"A model of accessible, vigorous narrative history, Through a Howling Wilderness re-creates an important but largely forgotten episode in early American history and tells a fascinating story in the bargain."—Jackson Lears, Board of Governors Professor of History, Rutgers University

"In 1775, Benedict Arnold led a small American army through the wilderness of a sparsely settled region in what is now Maine as part of a planned assault and capture of Canada's Quebec City, a British possession since 1759. The expedition took more than twice as long as expected, and Arnold's men suffered every kind of hardship. Based on primary sources, this account by Desjardin, a historic site specialist for the state of Maine, paints a picture of gallantry and perseverance in the face of great misery. Even after reaching Quebec and finding gentle treatment at the hands of the French Canadians, Arnold's men still had to assault the city—an event that proved unsuccessful and resulted in the capture and imprisonment of many Colonial soldiers and subsequently more suffering in British prisons . . . Desjardin provides a good summary of the campaign's impact on the American Revolution in general. Very few sources cover the assault on Quebec in detail, and many years have passed since any text has examined this event so thoroughly. As a result, Desjardin's work should find a home in public and large academic libraries."—Library Journal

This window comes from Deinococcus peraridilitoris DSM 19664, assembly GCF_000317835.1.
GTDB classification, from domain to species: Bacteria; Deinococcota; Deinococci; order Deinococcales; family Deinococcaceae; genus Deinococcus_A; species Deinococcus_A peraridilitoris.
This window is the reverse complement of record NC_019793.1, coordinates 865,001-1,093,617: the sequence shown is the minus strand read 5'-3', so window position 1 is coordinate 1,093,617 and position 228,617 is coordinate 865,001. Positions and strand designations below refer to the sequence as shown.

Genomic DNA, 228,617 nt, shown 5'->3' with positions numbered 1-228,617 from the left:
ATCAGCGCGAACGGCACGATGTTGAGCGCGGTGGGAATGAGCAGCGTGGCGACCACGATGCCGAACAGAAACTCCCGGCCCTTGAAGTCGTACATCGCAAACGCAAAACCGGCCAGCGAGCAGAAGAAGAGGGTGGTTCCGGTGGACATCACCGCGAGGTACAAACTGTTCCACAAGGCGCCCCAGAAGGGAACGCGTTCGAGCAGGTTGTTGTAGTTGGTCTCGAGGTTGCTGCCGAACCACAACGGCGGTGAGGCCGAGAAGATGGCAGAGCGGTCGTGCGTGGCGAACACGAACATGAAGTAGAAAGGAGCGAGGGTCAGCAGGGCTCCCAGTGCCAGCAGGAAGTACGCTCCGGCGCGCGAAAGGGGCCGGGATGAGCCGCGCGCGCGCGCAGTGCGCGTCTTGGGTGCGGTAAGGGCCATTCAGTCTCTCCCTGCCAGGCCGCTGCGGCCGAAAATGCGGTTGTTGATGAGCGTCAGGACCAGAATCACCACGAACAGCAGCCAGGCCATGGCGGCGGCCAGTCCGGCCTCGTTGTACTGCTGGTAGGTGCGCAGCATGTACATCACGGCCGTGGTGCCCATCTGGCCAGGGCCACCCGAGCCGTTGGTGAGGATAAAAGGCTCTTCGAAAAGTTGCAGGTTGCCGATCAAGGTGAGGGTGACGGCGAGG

"Maine's Historic Site Specialist describes the epic 1775 march through that state's wilderness by American troops commanded by Colonel Benedict Arnold. Five years before he turned traitor to the Revolutionary cause, Arnold led his men on what would prove to be one of the most critical treks in the war for independence. Slogging through Maine in an attempt to assault the British at Fort Quebec, the soldiers faced freak blizzards and raging rapids. Starvation forced them to eat whatever they could find, including such delicacies as dog meat and boiled leather straps. Displaying uncommon stamina and a steely will to survive, an army weakened by illness, hunger and death arrived at Fort Quebec only to realize that it lacked the necessary numbers and equipment to effectively besiege the stronghold. Though the fort's defenders were ill-prepared, Arnold was forced to wait for General Richard Montgomery to arrive with more men. The reinforced troops stormed the gates with little success; Montgomery was killed and Arnold wounded in the initial raid. Unable to take the fort, Arnold settled for harrying the British by sea. He could not defeat their superior navy, but he stalled it long enough to prevent the ships from sailing south to reinforce the British armies in the colonies until the following season, a delay that contributed greatly to the American victory at Saratoga in 1777. Desjardin recounts the march in descriptive, detailed prose studded with visceral imagery, but Arnold comes across as a frequently incompetent commander throughout the Maine march, making it difficult to credit the decisive impact his actions had . . . A vivid narrative of a vital American event."—Kirkus Reviews